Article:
By Caroline Nathans, Director of FLI-Ypsilanti Schools Program
The COVID pandemic disrupted the education of millions of American children, and children from economically disadvantaged families and communities lost even more ground. Education policy makers have advocated for high-quality tutoring, but one of the biggest challenges is finding enough tutors for the many children who need help. Without enough tutors, programs cannot provide the reading assistance that is desperately needed.
One local organization tackling this challenge in Washtenaw County is the Family Learning Institute, an Ann Arbor nonprofit cofounded some 20 years ago by Doris Sperling, a longtime Ann Arbor educator and activist, whose family continues to remain involved with FLI. The mission of FLI is to close the persistent achievement gap in our schools. Led by Executive Director Sharine Buddin, FLI offers volunteer-based tutoring programs in reading in Ann Arbor and Ypsilanti, relying on adult volunteers who teach students one to one.
The FLI-Ypsilanti Schools program, which serves second through fifth grade students in the Ypsilanti Community Schools, has worked with over 150 students over the past five years. The program has been very effective. Children who were tutored by FLI during the pandemic school closures just an hour a week online not only didn’t regress, but many improved. During the past year, over half the students tutored once weekly for six or seven months made between one-and-a-half and two-and-a-half years of progress in reading, which is exceptional improvement.
Earlier this year the program received a generous Federal American Rescue Plan Act (ARPA) grant allocated by the Washtenaw County Board of Commissioners, which will allow it to expand from 50 to over 70 students this year. To accomplish this goal, it will need to find 20 to 30 new tutors.
Terri Ginsburg, former Director of Education at Temple Beth Emeth, has volunteered with the FLI-Ypsilanti Schools program for three years. She says she finds “tutoring with this program very rewarding because the growth that students make in their reading achievement and self-confidence is striking. Tutors are provided with training, lesson plans, and resources so that one doesn’t need a background in teaching to volunteer in this very valuable program.”
Rob Dobrusin, Rabbi Emeritus of Beth Israel Congregation, has tutored with the program since its beginning in 2019. He has generally worked with children at the upper elementary level, and has probing conversations about characters, events, and themes of the books they read together. Rob comments that “when I began my retirement, I was looking for a way to make an impact in the community on a personal one-on-one basis … by working with the same student over a long period of time, we get to know them, their personalities, and their interests … It continues to be a great experience …”
Kathy Wyatt, the Executive Analyst/Assistant to Washtenaw County Sheriff Jerry Clayton, who also facilitates the Washtenaw County Literacy Coalition, believes in the transformational effects of the kind of tutoring FLI conducts. “The ability to read can determine a child’s life course: whether they are going to have a rewarding life as contributing members of our community or struggle to get employment or meet basic needs. Too often without hope or options, those who cannot read end up involved with the criminal legal system which is shown by the high percentage of those in jails and prisons who are functionally illiterate. No child’s life story should be written when they are in third or fourth grade. FLI tutors can make such a difference for our children, their families, and all of those they will touch in the future.”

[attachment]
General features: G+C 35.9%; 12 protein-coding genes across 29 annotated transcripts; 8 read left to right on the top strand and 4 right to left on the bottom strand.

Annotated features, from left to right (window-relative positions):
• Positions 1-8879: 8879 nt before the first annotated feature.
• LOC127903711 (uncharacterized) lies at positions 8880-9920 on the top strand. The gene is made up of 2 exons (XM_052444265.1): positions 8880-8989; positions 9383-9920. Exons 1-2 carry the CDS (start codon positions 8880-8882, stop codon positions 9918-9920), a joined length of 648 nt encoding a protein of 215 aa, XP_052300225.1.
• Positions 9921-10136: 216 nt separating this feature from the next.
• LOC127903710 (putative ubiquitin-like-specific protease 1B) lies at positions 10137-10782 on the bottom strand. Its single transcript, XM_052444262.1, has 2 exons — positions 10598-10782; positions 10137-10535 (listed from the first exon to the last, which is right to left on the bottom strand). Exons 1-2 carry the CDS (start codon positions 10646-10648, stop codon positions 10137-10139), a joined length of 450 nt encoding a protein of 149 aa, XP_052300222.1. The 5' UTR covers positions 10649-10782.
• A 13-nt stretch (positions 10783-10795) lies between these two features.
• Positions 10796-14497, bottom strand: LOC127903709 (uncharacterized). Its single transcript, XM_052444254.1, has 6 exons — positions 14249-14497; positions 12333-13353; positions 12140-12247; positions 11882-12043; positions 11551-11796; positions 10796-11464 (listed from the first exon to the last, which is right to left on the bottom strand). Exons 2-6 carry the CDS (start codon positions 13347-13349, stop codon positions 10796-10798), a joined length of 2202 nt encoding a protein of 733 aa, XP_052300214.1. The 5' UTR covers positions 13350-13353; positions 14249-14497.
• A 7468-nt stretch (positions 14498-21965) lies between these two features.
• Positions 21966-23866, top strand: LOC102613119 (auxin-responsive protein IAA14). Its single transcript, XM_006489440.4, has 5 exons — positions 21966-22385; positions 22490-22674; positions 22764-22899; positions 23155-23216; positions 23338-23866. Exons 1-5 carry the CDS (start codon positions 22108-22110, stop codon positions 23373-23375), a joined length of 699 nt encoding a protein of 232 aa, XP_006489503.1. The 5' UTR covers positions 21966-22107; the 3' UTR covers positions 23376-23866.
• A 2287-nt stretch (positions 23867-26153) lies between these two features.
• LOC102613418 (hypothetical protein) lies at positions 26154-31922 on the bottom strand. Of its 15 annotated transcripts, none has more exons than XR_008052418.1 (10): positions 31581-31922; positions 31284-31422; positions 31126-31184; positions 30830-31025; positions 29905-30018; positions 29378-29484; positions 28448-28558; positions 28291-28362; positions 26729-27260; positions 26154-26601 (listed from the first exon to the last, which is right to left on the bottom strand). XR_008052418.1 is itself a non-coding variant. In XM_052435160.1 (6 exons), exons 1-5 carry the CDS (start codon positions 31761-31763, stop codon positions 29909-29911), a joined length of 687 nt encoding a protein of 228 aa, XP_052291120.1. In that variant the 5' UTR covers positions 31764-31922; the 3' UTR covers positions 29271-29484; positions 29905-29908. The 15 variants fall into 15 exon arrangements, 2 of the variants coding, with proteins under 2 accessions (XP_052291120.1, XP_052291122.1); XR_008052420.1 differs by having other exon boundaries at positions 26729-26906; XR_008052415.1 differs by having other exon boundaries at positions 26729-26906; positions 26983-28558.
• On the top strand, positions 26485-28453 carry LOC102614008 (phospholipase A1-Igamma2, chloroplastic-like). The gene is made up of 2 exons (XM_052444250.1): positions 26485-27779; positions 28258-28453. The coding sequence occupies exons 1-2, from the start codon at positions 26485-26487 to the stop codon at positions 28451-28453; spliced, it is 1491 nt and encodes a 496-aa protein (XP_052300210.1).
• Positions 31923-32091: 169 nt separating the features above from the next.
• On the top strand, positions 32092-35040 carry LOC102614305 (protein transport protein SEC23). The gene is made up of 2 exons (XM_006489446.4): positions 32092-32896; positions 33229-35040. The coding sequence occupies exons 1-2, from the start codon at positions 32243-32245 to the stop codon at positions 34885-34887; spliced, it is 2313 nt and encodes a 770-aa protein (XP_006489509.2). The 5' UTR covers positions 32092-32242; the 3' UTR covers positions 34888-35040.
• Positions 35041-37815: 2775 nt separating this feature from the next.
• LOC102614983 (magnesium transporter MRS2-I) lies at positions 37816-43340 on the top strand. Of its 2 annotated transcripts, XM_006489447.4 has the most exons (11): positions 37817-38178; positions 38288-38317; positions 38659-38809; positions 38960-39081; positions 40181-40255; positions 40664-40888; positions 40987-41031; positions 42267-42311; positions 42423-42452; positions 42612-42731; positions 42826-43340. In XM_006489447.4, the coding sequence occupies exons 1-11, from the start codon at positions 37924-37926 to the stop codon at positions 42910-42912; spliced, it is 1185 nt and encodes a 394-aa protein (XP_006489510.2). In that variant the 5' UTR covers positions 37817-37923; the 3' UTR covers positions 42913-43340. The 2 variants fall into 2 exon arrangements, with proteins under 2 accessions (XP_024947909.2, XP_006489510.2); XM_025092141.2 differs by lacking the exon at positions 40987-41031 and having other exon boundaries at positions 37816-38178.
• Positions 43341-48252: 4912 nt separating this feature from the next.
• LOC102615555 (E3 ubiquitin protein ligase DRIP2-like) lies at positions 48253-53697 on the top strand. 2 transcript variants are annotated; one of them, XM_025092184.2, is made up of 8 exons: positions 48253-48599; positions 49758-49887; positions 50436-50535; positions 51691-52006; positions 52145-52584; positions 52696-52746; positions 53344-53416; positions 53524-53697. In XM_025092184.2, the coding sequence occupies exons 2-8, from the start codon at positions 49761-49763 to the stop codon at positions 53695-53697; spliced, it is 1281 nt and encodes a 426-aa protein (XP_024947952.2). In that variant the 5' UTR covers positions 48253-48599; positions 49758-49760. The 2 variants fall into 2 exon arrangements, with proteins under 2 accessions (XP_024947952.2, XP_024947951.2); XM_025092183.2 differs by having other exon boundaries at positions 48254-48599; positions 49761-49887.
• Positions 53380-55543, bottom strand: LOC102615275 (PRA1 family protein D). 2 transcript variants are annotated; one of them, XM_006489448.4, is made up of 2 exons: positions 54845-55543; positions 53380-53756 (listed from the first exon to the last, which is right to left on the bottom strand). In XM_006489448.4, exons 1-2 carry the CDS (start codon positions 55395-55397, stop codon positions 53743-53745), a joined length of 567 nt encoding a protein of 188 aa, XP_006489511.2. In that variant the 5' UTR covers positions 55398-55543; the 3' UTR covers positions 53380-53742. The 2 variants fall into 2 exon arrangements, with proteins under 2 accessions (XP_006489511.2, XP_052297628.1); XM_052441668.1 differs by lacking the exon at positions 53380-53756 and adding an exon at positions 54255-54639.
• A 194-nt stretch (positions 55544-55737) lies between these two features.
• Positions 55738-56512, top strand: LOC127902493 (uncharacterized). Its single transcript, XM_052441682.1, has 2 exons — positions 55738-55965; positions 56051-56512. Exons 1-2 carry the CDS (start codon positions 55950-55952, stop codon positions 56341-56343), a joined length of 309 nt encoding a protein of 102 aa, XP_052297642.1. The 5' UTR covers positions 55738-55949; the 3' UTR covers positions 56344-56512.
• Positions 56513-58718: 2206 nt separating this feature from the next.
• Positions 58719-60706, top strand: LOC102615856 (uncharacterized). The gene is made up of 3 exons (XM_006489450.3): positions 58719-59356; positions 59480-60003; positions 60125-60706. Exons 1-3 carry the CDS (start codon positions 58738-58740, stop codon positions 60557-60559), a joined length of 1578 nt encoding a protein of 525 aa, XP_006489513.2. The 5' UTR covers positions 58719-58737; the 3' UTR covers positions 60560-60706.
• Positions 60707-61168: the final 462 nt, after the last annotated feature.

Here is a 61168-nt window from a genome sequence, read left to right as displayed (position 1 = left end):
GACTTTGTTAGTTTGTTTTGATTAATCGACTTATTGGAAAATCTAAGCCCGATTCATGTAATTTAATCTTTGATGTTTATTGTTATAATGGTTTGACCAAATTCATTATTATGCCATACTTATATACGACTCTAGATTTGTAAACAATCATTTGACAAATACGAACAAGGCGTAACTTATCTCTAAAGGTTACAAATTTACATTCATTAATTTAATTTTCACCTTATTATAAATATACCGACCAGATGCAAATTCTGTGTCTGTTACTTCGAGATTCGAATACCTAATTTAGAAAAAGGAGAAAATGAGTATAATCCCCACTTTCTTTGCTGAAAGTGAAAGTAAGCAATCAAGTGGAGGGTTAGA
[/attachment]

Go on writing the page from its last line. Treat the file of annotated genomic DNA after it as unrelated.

What makes the program distinctive, different from most other tutoring programs, is that the program’s director and assistant directors create individualized, highly targeted lesson plans for each student for every week’s instruction. Every week each student leaves the hour-long session, conducted in-person at schools or over Zoom, having learned a new phonics element or other word recognition skill, all presented systematically and with active student engagement. Students also read and thoughtfully discuss wonderful children’s books chosen especially for them.
The other program goal is to improve students’ confidence. In this one-to-one setting, students blossom from receiving relentlessly positive, undivided attention from caring adults.
Tutors initially attend training sessions that explain how the program works, program resources, and use of technology for the virtual program. The training takes as much time as needed to make volunteers very comfortable with the technology. Backup tech help is always available. The majority of tutors are energetic retirees who wish to connect with and make a tangible difference for others and to do what they can to increase equity in our community.
Besides Sharine and Kathy, among those responsible for the FLI-Ypsilanti Schools Program’s existence are Pastor Willy Powell, of Grace Fellowship House of Solutions in Ypsilanti, and University Bank, which helped to fund the program before the ARPA funds became available.
To volunteer for the program, email Caroline Nathans at [email protected].